Major long term, multi-year commitment .
Requires whole-school commitment.
Needs to be fully supported by the school from the top down.
Delivered by the teachers (On-going professional development and up-skilling of teachers required).
Curriculum based program.
Age restricting (only a K-8 program).
Requires strong and supportive program leadership team.
Requires parental support and involvement.
Schools need to have a good bank of children’s literature books and resources.

Positive Classrooms
Courage Success Optimism

Core values
Respond with empathy

Managing emotions Relationship skills

Effects of bullying Helpful thinking

Positive self-talk

History of Bounce Back!
Developed and trialled in 2001 with funding from DET (Victoria) as part of drug education.
Adopted by thousands of Australian primary schools as part of their approach too well being and behavior (Secondary Schools use it as pastoral care).
KidsMatter (2008-2009) was a $12m initiative of the Australian Commonwealth Government + Principals Australia + Australian Psychological Society Beyond Blue. Funding was given to 101 Primary Schools to teach social and emotional skills to their students.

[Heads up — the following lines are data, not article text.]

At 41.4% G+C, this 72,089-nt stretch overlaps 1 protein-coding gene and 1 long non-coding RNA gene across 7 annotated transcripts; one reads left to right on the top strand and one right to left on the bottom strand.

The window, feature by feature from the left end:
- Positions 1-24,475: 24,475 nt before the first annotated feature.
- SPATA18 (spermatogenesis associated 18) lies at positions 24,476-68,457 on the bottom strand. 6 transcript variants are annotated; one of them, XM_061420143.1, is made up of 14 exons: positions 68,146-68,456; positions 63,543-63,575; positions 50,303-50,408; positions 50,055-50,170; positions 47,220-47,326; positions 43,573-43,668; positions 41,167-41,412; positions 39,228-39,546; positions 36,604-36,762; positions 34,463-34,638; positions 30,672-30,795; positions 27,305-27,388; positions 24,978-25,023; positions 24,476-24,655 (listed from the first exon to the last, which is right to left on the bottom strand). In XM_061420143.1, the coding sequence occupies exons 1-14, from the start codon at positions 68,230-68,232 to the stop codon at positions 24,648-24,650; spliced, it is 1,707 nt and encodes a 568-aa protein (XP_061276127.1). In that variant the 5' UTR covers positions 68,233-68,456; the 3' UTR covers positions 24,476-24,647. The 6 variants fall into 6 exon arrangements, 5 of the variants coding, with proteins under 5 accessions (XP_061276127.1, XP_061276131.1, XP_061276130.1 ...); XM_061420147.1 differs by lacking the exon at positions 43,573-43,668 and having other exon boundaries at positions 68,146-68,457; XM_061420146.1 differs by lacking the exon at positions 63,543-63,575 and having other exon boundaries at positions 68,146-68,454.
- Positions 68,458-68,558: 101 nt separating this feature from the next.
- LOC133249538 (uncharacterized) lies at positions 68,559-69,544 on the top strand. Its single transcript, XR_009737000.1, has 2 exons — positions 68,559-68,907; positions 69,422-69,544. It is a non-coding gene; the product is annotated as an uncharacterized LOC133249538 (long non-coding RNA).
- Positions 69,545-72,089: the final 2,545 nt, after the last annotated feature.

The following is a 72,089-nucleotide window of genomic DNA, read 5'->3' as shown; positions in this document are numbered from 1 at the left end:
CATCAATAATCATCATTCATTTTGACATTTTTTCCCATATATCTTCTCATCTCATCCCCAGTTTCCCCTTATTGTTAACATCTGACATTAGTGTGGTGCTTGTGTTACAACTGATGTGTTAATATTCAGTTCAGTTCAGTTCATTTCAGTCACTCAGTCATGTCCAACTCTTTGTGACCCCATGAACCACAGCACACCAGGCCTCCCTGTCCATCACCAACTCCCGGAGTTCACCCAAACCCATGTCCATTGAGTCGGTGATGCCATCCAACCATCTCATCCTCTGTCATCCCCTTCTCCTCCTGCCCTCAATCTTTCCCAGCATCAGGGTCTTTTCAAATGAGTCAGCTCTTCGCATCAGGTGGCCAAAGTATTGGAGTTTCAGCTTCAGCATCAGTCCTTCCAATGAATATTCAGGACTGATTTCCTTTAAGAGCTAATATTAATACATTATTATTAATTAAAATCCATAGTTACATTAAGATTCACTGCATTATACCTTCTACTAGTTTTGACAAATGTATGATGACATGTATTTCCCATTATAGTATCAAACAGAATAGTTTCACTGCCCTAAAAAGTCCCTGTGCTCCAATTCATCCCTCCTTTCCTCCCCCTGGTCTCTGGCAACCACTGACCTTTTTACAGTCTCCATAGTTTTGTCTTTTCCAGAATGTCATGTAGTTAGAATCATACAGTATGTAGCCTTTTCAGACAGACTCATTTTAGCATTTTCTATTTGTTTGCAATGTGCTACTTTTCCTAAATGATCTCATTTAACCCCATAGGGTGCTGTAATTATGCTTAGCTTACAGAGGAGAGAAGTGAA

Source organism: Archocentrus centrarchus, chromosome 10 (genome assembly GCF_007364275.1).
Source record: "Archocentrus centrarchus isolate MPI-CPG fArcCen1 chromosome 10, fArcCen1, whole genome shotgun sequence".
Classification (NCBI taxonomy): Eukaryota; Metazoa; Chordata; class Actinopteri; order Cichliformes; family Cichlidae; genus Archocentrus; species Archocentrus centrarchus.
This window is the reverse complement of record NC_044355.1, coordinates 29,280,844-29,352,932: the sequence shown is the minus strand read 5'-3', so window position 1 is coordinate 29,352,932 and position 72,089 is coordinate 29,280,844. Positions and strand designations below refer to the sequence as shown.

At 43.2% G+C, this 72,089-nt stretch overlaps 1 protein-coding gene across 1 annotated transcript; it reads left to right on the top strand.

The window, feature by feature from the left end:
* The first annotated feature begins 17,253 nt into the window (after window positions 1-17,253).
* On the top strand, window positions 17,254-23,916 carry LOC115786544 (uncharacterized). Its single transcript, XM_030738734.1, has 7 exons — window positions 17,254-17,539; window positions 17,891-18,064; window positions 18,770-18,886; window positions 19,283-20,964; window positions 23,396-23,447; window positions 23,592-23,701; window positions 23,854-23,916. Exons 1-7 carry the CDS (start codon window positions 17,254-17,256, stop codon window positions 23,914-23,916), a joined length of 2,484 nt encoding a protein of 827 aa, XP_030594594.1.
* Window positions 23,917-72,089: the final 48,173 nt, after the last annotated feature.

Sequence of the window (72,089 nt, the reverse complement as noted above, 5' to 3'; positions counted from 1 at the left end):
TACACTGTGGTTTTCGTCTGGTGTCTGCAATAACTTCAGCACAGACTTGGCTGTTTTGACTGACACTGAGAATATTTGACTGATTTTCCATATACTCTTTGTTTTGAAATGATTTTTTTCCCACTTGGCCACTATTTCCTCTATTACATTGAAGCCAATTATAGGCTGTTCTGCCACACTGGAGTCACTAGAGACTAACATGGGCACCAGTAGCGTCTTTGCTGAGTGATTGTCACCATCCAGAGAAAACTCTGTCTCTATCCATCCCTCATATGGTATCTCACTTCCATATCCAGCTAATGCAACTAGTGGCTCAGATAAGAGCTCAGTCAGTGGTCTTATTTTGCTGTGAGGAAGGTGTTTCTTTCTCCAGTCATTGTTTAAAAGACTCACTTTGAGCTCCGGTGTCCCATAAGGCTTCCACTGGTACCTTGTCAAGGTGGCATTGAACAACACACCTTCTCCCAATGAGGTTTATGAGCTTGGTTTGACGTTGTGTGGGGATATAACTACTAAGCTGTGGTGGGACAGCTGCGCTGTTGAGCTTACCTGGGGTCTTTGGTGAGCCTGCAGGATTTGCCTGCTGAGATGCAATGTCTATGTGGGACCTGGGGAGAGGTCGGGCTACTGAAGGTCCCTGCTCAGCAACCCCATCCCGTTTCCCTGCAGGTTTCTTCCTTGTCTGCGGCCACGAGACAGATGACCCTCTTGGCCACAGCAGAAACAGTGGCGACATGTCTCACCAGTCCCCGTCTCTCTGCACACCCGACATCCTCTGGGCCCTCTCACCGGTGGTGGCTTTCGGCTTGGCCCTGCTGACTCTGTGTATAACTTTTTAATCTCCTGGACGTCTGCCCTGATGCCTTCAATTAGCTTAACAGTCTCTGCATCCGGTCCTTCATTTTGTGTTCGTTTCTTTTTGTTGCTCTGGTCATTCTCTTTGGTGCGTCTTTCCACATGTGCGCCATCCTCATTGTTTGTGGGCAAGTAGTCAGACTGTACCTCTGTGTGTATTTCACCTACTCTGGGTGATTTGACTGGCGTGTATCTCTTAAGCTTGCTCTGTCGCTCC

64% of the schools that selected a curriculum program selected Bounce Back!
Axford, S., Blyth, K. & Rita, S. (2010). Can we help children learn coping skills for life? Education & Children’s Services. Viewed online, 23rd Oct 2013 http://www.pkc.gov.uk/CHttpHandler.ashx?id=10321&p=0  

Francey, S., McGrath, H. (1992). Friendly Kids, Friendly Classrooms. Melbourne: Longman Cheshire.

McGrath, H., Noble, T. (2003). Different Kids, Same Classroom. Melbourne: Pearson Education Australia.

Noble, T. & McGrath, H. (2008). The Positive Educational Practices Framework. Educational & Child Psychology. Vol 25 (2). Viewed online 23rd Oct 2013http://www.bounceback.com.au/sites/default/files/Noble%20%26%20McGrath_Positive%20Educational%20Practices.pdf

Noble, T. & McGrath, H. (2010). Supporting positive pupil relationships: Research to practice. Educational & Child Psychology. Vol 27 (1). Viewed online 23rd Oct 2013http://www.bounceback.com.au/sites/default/files/McGrath%20Noble_Supporting%20positive%20pupil%20relationships.pdf

Slee PT, Lawson MJ, Russell A, Askell-Williams H, Dix KL, Owens L, Skrzypiec G, Spears B (2009). KidsMatter Primary Evaluation Final Report. Centre for Analysis of Educational Futures, Flinders University of South Australia. Viewed online, 28th Oct 2013 - https://www.kidsmatter.edu.au/sites/default/files/public/kidsmatter-full-report-web.pdf

1.) Core Values Unit